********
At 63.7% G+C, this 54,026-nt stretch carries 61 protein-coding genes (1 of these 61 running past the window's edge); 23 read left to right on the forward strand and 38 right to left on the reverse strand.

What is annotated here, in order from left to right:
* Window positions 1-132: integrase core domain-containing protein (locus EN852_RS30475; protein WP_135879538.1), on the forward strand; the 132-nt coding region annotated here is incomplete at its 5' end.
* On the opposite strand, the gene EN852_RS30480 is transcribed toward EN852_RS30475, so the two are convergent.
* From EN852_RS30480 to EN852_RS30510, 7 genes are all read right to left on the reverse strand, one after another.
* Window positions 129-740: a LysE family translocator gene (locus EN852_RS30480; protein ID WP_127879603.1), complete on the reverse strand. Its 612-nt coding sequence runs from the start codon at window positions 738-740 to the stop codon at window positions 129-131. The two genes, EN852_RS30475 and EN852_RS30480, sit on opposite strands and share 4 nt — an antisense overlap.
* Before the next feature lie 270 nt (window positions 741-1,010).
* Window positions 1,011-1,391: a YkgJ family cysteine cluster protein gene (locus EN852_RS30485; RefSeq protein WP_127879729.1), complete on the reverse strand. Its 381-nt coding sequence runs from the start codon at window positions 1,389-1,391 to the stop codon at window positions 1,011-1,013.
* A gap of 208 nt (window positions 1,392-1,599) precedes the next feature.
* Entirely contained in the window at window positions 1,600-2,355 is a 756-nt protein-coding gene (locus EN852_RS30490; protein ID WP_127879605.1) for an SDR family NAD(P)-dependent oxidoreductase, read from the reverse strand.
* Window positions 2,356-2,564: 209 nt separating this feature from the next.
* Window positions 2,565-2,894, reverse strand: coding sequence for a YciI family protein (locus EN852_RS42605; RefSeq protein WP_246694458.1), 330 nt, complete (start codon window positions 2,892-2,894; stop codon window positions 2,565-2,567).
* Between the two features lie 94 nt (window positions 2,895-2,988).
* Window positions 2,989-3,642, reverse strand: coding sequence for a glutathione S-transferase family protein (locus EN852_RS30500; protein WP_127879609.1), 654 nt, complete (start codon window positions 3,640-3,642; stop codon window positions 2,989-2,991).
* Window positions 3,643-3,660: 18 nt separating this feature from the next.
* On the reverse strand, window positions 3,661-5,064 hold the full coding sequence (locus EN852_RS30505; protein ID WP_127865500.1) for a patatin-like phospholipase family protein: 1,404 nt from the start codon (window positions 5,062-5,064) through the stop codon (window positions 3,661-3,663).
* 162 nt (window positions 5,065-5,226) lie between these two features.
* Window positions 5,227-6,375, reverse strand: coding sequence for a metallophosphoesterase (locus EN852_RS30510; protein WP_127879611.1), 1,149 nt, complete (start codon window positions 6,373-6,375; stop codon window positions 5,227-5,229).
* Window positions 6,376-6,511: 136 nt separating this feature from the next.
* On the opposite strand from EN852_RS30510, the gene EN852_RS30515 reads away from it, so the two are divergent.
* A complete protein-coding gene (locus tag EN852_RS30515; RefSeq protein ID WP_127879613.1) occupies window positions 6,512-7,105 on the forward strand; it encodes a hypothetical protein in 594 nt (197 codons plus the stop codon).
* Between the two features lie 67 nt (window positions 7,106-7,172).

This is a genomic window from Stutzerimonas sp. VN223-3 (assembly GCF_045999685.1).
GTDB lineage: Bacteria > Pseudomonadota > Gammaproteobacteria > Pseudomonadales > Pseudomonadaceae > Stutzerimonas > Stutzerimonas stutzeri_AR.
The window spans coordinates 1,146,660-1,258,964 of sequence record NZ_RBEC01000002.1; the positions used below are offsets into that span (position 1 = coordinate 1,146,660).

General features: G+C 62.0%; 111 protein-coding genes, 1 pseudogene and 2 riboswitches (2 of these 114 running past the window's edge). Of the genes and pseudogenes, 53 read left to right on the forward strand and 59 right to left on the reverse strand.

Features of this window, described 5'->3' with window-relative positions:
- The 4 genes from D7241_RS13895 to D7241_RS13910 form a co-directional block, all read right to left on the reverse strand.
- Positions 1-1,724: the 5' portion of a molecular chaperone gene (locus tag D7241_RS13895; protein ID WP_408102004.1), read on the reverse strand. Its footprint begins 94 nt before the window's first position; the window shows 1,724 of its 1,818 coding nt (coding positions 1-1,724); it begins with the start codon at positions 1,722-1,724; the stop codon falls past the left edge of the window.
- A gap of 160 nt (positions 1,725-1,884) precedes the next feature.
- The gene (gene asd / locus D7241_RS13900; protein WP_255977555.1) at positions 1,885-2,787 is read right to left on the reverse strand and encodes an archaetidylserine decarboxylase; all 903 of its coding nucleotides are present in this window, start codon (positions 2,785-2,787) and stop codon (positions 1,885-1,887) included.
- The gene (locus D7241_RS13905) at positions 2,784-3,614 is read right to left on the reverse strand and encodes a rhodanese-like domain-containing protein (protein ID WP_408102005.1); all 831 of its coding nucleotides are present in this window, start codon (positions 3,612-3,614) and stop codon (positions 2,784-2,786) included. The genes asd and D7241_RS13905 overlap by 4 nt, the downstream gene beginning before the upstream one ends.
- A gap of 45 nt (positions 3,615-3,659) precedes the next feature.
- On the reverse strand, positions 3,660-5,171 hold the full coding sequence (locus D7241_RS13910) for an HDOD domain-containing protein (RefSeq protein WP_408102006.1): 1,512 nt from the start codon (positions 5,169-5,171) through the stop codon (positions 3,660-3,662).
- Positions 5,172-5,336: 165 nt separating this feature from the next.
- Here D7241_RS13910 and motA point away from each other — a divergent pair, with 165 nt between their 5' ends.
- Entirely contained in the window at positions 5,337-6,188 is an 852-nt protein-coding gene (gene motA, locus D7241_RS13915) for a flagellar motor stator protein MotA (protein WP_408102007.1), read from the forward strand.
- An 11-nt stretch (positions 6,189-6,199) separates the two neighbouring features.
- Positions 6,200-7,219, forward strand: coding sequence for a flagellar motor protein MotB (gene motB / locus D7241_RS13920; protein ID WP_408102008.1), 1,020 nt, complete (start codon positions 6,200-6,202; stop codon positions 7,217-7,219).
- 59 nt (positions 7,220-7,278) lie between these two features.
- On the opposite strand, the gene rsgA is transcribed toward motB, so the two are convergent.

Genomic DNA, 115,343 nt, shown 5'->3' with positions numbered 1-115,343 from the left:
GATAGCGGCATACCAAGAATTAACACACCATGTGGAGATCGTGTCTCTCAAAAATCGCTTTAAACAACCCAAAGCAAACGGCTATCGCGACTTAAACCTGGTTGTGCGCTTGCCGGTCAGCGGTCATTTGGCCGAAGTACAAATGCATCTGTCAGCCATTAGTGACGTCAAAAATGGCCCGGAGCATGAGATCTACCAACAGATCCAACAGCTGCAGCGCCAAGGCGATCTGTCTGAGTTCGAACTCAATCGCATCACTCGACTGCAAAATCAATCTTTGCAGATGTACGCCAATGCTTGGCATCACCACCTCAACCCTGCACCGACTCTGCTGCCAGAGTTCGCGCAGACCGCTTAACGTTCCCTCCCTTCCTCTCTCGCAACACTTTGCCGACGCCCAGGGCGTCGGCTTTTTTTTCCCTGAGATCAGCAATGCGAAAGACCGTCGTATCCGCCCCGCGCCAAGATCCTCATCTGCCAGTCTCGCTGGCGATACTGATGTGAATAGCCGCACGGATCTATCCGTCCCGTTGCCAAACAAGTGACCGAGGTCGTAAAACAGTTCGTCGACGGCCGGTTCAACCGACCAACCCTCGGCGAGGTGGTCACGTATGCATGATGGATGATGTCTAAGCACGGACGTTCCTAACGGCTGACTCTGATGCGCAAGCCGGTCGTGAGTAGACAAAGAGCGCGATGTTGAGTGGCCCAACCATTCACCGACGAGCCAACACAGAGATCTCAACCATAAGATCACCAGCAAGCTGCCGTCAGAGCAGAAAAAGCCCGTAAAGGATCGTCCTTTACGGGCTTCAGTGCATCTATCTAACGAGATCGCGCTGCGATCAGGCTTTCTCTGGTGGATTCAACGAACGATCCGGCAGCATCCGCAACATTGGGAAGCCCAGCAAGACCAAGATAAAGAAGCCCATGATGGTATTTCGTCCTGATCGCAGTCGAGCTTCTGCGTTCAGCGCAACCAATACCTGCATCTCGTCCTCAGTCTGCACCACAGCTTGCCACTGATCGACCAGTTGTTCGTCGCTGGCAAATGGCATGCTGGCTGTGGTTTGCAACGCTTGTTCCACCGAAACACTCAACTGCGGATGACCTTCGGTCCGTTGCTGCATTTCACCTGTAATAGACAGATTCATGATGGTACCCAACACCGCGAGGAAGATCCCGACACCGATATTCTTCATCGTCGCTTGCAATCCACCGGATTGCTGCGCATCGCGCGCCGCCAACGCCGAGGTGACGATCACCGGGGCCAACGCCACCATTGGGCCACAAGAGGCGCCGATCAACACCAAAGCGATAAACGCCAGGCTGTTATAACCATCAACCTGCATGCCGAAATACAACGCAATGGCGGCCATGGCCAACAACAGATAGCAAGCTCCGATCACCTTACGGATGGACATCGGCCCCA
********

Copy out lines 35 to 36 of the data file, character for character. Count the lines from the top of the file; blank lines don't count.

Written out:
- Positions 5,172-5,336: 165 nt separating this feature from the next.
- Here D7241_RS13910 and motA point away from each other — a divergent pair, with 165 nt between their 5' ends.